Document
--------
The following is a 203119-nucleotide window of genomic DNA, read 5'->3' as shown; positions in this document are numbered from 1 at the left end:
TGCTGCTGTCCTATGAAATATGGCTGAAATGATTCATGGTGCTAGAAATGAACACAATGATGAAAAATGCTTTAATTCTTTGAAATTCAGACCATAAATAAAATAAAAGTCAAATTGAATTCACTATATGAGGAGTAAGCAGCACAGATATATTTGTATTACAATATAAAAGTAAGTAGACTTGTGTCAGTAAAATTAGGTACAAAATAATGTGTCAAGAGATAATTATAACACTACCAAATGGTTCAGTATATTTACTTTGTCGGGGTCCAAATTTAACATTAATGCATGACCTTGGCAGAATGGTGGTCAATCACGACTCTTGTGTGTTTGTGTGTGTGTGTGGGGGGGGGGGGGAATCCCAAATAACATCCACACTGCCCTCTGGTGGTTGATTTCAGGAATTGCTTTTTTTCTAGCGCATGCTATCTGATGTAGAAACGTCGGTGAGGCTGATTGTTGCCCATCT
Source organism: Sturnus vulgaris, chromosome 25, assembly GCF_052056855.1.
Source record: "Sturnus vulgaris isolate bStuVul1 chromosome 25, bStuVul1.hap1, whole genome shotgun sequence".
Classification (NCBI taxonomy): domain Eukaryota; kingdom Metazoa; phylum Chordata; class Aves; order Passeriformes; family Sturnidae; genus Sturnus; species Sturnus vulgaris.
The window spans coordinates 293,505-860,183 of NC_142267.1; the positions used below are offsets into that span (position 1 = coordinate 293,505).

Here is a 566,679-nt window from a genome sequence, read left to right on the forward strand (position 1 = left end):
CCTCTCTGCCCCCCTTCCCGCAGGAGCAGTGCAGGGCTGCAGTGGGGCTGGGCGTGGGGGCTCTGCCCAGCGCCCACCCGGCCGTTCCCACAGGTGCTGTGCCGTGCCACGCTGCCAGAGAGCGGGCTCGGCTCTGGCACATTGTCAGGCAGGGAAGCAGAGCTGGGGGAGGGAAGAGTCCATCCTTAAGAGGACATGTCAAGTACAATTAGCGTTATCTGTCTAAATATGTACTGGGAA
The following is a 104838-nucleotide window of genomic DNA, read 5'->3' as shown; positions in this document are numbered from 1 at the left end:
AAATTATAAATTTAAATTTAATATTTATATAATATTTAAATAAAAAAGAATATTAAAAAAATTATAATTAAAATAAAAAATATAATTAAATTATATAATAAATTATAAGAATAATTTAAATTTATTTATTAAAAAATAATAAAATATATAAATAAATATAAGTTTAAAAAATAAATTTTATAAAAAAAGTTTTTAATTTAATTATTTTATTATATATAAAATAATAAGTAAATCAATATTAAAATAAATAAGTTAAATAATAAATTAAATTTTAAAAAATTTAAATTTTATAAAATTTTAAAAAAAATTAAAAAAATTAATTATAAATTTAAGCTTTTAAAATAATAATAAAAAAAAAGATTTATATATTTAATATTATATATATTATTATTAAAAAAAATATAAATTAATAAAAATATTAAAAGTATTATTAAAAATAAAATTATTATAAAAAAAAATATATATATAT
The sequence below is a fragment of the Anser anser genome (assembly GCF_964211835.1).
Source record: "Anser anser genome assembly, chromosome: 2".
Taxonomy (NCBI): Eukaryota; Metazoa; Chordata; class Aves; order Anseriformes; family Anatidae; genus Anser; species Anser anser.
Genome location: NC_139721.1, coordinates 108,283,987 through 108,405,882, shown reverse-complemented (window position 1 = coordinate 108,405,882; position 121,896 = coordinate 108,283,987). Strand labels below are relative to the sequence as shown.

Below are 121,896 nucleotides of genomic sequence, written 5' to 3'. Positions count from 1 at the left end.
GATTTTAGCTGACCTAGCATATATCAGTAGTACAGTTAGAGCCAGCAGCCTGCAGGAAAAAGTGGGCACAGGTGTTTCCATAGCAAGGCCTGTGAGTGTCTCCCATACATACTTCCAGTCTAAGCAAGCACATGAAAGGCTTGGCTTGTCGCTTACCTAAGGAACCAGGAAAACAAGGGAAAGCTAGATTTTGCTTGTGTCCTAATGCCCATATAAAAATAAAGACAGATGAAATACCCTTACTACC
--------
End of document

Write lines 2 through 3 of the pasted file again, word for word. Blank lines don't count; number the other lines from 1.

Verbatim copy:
TGCTGCTGTCCTATGAAATATGGCTGAAATGATTCATGGTGCTAGAAATGAACACAATGATGAAAAATGCTTTAATTCTTTGAAATTCAGACCATAAATAAAATAAAAGTCAAATTGAATTCACTATATGAGGAGTAAGCAGCACAGATATATTTGTATTACAATATAAAAGTAAGTAGACTTGTGTCAGTAAAATTAGGTACAAAATAATGTGTCAAGAGATAATTATAACACTACCAAATGGTTCAGTATATTTACTTTGTCGGGGTCCAAATTTAACATTAATGCATGACCTTGGCAGAATGGTGGTCAATCACGACTCTTGTGTGTTTGTGTGTGTGTGTGGGGGGGGGGGGGAATCCCAAATAACATCCACACTGCCCTCTGGTGGTTGATTTCAGGAATTGCTTTTTTTCTAGCGCATGCTATCTGATGTAGAAACGTCGGTGAGGCTGATTGTTGCCCATCT
Source organism: Sturnus vulgaris, chromosome 25, assembly GCF_052056855.1.